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Back to Basics: May 2012


April 20, 2012
By Mark van der Feyst

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For the past few months, we have been looking at different aspects of ventilation.

For the past few months, we have been looking at different aspects of ventilation. Most ventilation tasks, with the exception of hydraulic ventilation, fall under truck company operations. Hydraulic ventilation is performed by the engine company as part of its fire-suppression duties, and can be done by by any fire department that conducts interior suppression activities. Hydraulic ventilation is an effective and quick means of ventilating a room. Ventilation is the process of removing smoke and hot gases and replacing them with fresh air. Hydraulic ventilation accomplishes this with just a two-person team operating a hand line. 

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Photo 1: Stand about two feet away from a window when performing hydraulic ventilation, but be careful not to block the path of ventilation.  
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Photo 2: Using a fog pattern during hydraulic ventilation helps to expel the byproducts of fire.  
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Photo 3: A firefighter demonstrates how to ventilate a room from the corner, which offers some thermal protection.  
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Photo 4: When conducting hydraulic ventilation from the back of a room, using a straight stream is optimal both for ventilation and for locating the window.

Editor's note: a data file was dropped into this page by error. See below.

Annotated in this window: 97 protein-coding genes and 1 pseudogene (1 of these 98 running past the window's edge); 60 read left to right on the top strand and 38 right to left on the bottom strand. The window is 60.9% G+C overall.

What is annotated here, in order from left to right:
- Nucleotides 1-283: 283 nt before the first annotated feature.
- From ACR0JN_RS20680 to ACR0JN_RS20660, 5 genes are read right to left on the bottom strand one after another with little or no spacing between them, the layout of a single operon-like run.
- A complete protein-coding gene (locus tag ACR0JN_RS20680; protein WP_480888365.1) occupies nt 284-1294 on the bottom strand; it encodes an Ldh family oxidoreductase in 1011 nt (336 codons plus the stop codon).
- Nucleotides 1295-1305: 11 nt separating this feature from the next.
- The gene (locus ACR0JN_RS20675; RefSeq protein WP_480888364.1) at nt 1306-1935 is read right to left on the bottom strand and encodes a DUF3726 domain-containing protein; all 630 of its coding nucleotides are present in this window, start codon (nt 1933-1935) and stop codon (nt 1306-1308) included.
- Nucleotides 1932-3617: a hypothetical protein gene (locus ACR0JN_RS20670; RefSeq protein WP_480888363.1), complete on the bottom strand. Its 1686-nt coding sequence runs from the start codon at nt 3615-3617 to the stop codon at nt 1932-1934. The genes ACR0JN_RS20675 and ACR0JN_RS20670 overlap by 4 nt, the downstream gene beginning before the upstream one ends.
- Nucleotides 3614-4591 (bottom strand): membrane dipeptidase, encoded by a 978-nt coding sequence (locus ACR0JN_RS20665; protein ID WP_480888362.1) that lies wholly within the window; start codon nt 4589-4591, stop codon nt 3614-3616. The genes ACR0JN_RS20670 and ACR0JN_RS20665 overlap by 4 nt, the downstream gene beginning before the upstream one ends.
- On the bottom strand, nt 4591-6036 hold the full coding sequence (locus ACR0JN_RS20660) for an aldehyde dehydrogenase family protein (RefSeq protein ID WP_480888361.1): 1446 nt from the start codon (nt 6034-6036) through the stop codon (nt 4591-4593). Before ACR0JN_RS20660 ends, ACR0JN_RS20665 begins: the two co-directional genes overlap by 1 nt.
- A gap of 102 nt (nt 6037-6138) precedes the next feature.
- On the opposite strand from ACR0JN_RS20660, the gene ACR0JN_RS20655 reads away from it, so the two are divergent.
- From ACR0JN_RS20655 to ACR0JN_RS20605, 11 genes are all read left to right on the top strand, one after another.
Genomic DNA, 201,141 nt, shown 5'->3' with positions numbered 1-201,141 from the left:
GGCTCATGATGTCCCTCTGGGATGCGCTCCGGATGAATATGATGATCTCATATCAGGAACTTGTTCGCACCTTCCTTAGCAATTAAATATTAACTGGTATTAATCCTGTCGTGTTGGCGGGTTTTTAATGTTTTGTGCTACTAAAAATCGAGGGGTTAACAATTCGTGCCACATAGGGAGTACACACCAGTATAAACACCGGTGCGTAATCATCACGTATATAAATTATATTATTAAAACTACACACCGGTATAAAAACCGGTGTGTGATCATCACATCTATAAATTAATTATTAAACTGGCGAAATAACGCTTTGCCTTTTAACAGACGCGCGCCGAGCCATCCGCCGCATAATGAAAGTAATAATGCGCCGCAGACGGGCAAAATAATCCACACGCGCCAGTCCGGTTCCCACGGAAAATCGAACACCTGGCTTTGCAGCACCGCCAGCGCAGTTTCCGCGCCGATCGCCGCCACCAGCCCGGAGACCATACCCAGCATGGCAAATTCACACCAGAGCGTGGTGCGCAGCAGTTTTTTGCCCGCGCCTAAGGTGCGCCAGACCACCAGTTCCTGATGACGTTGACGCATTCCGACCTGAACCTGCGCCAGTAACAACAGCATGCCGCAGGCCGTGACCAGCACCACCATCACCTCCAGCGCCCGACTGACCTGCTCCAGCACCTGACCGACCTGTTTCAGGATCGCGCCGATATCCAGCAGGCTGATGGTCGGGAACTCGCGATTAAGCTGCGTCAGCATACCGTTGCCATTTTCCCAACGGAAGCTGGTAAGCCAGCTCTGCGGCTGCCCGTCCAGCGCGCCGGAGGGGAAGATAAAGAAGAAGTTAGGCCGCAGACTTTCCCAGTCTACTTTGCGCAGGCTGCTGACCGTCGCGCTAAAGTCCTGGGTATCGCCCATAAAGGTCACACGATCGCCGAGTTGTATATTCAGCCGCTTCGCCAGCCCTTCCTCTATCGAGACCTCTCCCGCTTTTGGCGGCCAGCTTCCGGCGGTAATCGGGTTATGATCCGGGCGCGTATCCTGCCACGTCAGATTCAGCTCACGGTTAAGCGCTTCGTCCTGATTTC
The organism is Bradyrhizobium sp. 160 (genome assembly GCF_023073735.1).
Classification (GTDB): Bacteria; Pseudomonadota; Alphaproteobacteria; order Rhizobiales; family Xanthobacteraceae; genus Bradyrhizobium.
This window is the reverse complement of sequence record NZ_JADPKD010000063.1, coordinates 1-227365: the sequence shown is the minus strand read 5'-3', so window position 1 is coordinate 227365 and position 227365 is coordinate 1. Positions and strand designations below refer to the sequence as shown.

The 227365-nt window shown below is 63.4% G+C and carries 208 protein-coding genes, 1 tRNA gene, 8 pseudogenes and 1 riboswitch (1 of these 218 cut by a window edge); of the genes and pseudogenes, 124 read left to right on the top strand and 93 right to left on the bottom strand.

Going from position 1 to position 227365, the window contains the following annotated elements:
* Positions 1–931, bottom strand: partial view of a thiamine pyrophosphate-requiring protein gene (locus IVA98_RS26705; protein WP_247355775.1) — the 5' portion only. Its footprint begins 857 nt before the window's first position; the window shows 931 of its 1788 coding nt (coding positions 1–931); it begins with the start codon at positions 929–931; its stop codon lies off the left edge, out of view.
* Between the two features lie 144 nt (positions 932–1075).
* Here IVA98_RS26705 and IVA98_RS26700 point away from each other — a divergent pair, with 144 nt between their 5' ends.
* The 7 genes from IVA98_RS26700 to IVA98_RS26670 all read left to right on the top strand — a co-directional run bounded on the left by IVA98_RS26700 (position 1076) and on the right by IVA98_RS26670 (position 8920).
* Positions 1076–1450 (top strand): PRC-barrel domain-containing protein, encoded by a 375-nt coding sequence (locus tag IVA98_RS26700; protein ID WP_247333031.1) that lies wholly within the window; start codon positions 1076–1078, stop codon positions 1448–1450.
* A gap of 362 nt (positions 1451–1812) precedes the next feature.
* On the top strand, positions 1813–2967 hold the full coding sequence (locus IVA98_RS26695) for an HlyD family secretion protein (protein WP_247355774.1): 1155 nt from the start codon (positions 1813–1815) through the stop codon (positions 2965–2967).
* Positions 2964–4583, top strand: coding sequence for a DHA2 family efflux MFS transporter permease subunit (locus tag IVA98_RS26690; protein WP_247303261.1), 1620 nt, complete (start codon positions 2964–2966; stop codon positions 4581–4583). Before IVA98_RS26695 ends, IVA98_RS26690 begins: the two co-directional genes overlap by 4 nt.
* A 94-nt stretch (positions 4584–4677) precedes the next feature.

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Photo 5: A straight stream can accomplish the same effect as a wide fog pattern, as indicated by the direction of the tape on the ceiling. Photos by Mark van der Feyst


 

Whenever a hoseline is used to flow water from a nozzle, air currents are created by the moving water. The air-current volume created is about equal to, if not greater than, the amount of air volume created by a positive-pressure fan. This is a vast amount of air being created by the nozzle, which is used to the advantage of firefighters; the air draws out the smoke and hot gases from a room to the outside of the structure.

Hydraulic ventilation works best in small spaces, such as bedrooms, bathrooms, kitchens and dens. Ventilation of larger areas, such as a great room or open-concept living area, may need assistance from a positive-pressure fan, or from vertical ventilation. Hydraulic ventilation will help in the larger areas, but it may take more time to notice the effects in bigger spaces versus the smaller rooms in which immediate changes are noticeable.